I played The New Order years ago and put The Old Blood on the backburner for reasons I can't quite remember. But now that I've played The Old Blood, I think I figured it out. These games are stupid hard when played on a controller! And I bet they'd be just as hard with mouse-aim! Lethality is high and enemies are numerous, especially if you screw up stealth. You'd think it'd be more of a power trip, but you actually have to be careful at all times and be very efficient when shooting down nazis. It's good this game is a smaller affair, otherwise I'd probably have given up on it.
Unreal Gold was the winner of this group, I'd say. It still has sections where ammo is scarce, levels are confusing and enemies are plentiful, but the environments and music really brings it all together. The mish-mash of alien ruins and space ships gives it this ethereal quality at times which is unlike anything else I've seen in a shooter. The composer is the same one who did the soundtrack for Jazz Jackrabbit 2, which is probably why I liked it so much.
Get Even is such a weird game that I couldn't group it together with anything else. It starts as a British crime thriller, but is actually a sci-fi mystery game which uses some low-key horror sections as a framing device. It's as crazy as it sounds, which is more than I can say for the gameplay, which flipflops between walking sim and a basic stealth FPS. I kinda have to respect the hustle.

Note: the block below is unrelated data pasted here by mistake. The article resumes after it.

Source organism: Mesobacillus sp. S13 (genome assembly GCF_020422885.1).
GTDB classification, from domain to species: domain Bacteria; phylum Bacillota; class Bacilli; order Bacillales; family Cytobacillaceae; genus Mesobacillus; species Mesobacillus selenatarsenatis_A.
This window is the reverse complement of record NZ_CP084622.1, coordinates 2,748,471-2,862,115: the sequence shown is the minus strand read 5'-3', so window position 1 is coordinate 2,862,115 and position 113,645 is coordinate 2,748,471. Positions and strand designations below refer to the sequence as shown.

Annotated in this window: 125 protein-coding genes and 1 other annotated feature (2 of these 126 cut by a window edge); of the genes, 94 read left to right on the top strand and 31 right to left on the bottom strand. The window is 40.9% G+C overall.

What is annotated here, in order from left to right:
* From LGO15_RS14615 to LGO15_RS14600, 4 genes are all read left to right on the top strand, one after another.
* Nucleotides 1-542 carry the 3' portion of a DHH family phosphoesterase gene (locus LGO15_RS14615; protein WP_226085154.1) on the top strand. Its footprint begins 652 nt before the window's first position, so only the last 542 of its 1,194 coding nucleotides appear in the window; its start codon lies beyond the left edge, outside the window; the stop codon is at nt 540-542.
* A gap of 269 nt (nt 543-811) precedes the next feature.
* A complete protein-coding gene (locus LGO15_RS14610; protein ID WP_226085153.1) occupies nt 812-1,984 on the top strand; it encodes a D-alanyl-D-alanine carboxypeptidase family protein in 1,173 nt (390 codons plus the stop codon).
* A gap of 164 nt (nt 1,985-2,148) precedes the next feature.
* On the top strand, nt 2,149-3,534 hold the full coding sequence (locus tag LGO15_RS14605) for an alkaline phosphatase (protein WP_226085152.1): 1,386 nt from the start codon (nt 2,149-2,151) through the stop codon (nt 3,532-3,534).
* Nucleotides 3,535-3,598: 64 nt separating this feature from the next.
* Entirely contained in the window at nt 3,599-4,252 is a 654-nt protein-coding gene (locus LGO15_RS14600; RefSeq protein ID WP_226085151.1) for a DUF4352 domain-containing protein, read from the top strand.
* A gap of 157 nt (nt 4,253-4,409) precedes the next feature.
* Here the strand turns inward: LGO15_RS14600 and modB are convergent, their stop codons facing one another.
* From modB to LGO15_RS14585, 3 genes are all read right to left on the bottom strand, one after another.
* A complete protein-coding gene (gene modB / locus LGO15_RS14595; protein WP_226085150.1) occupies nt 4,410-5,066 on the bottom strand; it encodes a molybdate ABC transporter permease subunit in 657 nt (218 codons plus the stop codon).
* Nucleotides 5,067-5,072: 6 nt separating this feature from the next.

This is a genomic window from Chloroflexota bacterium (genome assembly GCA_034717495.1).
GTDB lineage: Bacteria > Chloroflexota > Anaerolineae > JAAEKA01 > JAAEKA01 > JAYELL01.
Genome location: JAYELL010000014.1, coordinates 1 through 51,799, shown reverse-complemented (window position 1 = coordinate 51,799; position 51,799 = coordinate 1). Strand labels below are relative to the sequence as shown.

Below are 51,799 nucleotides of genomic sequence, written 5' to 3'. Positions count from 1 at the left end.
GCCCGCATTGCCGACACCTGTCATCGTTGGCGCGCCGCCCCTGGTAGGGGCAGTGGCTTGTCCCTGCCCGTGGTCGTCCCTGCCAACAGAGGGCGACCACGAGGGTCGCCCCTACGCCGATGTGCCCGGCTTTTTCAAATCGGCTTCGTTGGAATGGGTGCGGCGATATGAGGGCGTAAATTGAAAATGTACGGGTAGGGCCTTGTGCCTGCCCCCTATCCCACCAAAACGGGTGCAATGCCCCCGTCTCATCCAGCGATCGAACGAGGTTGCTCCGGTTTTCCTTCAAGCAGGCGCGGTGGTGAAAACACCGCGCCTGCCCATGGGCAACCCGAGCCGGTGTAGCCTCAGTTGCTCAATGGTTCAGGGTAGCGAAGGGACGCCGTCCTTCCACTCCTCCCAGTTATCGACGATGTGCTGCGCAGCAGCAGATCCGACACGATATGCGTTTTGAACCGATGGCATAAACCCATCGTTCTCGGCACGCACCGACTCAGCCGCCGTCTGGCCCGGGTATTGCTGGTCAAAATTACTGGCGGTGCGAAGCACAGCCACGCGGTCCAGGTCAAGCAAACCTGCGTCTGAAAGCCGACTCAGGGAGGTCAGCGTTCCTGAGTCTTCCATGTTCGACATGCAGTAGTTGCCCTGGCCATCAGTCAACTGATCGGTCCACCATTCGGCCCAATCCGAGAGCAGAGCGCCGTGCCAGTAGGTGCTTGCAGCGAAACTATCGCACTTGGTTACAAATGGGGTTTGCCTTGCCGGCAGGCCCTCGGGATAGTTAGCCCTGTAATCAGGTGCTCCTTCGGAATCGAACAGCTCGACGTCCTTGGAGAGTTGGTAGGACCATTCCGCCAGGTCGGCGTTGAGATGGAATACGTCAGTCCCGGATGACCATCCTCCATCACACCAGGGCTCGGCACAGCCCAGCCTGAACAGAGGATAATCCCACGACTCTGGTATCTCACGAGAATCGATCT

Sadly, the reveals aren't as brain-shattering as you'd see in something like Ghost Trick (the two games kinda use playable flashbacks in similar ways), so it's not as memorable as it should be for something that puts so much focus on its story. Still, it's a cool little experiment.
During seventh gen I played my fair share of Lego games, but I called it quits after Lego Batman. I thought I'd gotten all I could out of them and when I played the two Lord of the Rings games recently, my suspicions were confirmed as I found them to be kinda nightmarish when it comes to collectibles.
But then I played the Ninjago game and was absolutely floored by the improvements made to the formula. This game has a combo-based combat system, gives you the collectible detector in level one, has a less restrictive camera, makes stud collection requirements universal between levels, puts in Prince of Persia platforming and even uses scenes from the movie its based on. It's still a bit basic, but it's miles ahead of the LotR games I played beforehand. Good to see that not everyone making those games were happy to churn out mediocre drek all the time.
So, here we have a pair of downloadable twinstick shooters, one of which is good and one of which isn't. Let's start Temple of Osiris, the lame one.